Monthly Archives: May 2017

Applies to short term tenants

Thanks to a newly enacted law in the state of Colorado, renters in the state on short-term leases will now receive more advanced notice of rent increases or lease terminations.

The new law requires landlords to provide a 21-day notice to short-term renters (those on month-to-month leases or those with lease terms under six months) of rent hikes or terminations of their lease.

Previously, landlords were only required to provide a 7-day notice to short-term tenants.

The Denver Post has more details:

The legislation — Senate Bill 17-245 — passed with bipartisan backing from state Rep. Dan Pabon, D-Denver, and state Sen. Kevin Priola, R-Adams County.

Pabon said it took two years to get the legislation passed.

Housing advocates say the new law provides a more reasonable amount of time for renters to find another place if they can’t afford a rent hike or if the landlord needs them out.

Additionally, the owners of the homes connected to the loans in questions were never parties in the supposed sales, nor where any of the homes in question actually sold.

Court documents also showed that Harris and his co-conspirators established virtual offices for individuals and businesses involved in the loan transactions by setting up dozens of phone numbers, email addresses, fax numbers, websites, and mail drop addresses, all of which was done to maintain the appearance that lawyers, employers, borrowers, sellers, settlement agents, title insurance companies, homeowner’s insurance companies, notaries, and others were actively involved in legitimate lending transactions.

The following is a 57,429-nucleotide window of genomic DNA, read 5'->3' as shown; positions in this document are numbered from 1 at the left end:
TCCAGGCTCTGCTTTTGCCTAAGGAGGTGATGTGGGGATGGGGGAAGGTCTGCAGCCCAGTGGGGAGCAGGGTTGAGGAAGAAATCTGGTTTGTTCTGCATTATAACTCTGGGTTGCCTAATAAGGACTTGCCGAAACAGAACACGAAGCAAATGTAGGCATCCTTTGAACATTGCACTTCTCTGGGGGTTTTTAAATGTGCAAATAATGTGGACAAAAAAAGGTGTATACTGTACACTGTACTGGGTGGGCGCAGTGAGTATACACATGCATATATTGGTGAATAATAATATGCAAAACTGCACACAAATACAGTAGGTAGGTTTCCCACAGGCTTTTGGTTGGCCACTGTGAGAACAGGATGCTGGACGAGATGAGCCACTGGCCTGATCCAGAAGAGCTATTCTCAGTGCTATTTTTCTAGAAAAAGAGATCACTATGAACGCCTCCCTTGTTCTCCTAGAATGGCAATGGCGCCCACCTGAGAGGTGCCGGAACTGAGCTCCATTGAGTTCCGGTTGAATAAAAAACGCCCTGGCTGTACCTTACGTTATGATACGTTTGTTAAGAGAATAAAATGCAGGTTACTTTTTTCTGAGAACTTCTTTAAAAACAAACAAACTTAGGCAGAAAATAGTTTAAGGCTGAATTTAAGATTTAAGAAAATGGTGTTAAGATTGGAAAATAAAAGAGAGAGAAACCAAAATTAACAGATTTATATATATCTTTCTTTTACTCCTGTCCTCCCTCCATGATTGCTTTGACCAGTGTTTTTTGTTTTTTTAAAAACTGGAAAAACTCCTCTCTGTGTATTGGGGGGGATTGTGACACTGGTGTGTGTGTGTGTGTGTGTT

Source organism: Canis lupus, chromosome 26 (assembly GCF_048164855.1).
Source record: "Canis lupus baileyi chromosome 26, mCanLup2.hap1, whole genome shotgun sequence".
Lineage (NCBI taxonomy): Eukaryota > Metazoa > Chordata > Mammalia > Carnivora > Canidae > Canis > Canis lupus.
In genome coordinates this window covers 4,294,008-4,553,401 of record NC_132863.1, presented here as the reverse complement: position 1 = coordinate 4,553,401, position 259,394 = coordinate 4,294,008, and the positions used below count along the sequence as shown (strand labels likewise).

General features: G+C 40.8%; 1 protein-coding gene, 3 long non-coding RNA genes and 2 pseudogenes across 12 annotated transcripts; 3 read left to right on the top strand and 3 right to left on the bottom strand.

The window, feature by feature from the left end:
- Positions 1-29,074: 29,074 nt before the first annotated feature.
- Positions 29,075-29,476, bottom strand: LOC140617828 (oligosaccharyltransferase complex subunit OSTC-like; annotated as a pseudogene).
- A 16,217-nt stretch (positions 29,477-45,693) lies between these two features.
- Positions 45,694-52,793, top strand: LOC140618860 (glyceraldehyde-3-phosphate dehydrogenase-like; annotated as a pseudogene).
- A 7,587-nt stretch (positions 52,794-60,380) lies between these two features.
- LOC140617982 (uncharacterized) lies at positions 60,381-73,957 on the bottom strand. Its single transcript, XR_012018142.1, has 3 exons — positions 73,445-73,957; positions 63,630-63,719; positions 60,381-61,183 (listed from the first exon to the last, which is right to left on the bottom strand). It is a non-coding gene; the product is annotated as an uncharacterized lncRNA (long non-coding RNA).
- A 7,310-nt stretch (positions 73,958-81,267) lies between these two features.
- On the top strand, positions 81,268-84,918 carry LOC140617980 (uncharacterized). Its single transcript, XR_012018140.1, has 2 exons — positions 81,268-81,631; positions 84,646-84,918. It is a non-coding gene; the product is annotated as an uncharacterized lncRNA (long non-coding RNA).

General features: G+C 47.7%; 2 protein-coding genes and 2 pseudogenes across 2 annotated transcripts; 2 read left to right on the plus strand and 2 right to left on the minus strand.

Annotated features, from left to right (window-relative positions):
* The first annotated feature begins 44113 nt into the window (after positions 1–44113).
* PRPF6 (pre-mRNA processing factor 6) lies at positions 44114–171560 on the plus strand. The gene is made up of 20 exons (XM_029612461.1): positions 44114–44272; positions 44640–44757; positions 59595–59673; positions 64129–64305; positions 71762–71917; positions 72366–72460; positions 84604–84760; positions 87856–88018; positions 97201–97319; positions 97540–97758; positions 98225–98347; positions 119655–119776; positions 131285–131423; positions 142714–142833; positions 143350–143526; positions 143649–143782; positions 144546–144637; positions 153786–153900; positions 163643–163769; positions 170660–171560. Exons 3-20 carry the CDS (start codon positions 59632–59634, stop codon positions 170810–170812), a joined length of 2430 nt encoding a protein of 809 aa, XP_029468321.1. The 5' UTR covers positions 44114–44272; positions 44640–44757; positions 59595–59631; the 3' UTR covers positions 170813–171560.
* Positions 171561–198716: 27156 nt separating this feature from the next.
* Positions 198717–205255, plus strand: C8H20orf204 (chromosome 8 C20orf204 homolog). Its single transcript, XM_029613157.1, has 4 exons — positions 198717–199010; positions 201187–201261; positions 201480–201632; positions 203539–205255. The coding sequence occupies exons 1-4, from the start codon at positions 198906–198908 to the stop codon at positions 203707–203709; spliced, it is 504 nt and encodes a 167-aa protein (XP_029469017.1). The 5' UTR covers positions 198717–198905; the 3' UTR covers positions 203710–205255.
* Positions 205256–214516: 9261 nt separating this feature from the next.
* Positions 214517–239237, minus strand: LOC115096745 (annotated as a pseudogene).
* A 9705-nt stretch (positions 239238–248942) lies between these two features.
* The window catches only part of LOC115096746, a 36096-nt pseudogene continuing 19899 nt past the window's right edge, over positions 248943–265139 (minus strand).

Going through all of those steps allowed Harris and his co-conspirators to deceive a number of lenders into processing fraudulent loan applications.

Once the loan was approved, the lender disbursed the loan proceeds, which for the mortgages ranged from $196,000 to $230,000, to a bank account opened in the fictitious or stolen name of a title company or law firm.

Then, Harris and his co-conspirators would withdraw the loan proceeds by visiting ATMs and bank branches in New Jersey to make “numerous and frequent” withdrawals over a period of time ranging from several weeks to several months until the entire amount stolen from the lender was withdrawn.

Slow down construction in real estate

After rebounding in June, housing starts sank once more in July, according to the latest joint report from the U.S. Census Bureau and the U.S. Department of Housing and Urban Development.

Privately-owned housing starts dropped to a seasonally adjusted annual rate of 1.16 million in July, down 4.8% from June’s 1.18 million and 5.6% from 1.22 million in July last year, the report showed.

However, this drop was lead primarily by a drop in multifamily construction. Single-family housing starts dropped just 0.5% from 860,000 starts in June to July’s 856,000 starts.

And privately-owned housing units authorized by building permits also decreased, falling 4.1% from June’s rate of 1.28 million to 1.22 million in July, the report showed. But this is still up 4.1% from 1.18 million in July 2016.

Of these, single-family authorizations remained unchanged from June to July at 811,000 building permits.

Privately owned housing completions decreased to a seasonally adjusted 1.18 million in July. This is down 6.2% from June’s 1.25 million, but up 8.2% from last year’s 1.09 million. Single-family housing completions decreased just 1.6% from June’s 827,000 completions to 814,000 completions in July.

This decrease in housing starts is not welcome news to the housing market, which continues to struggle with low levels of inventory and rising home prices.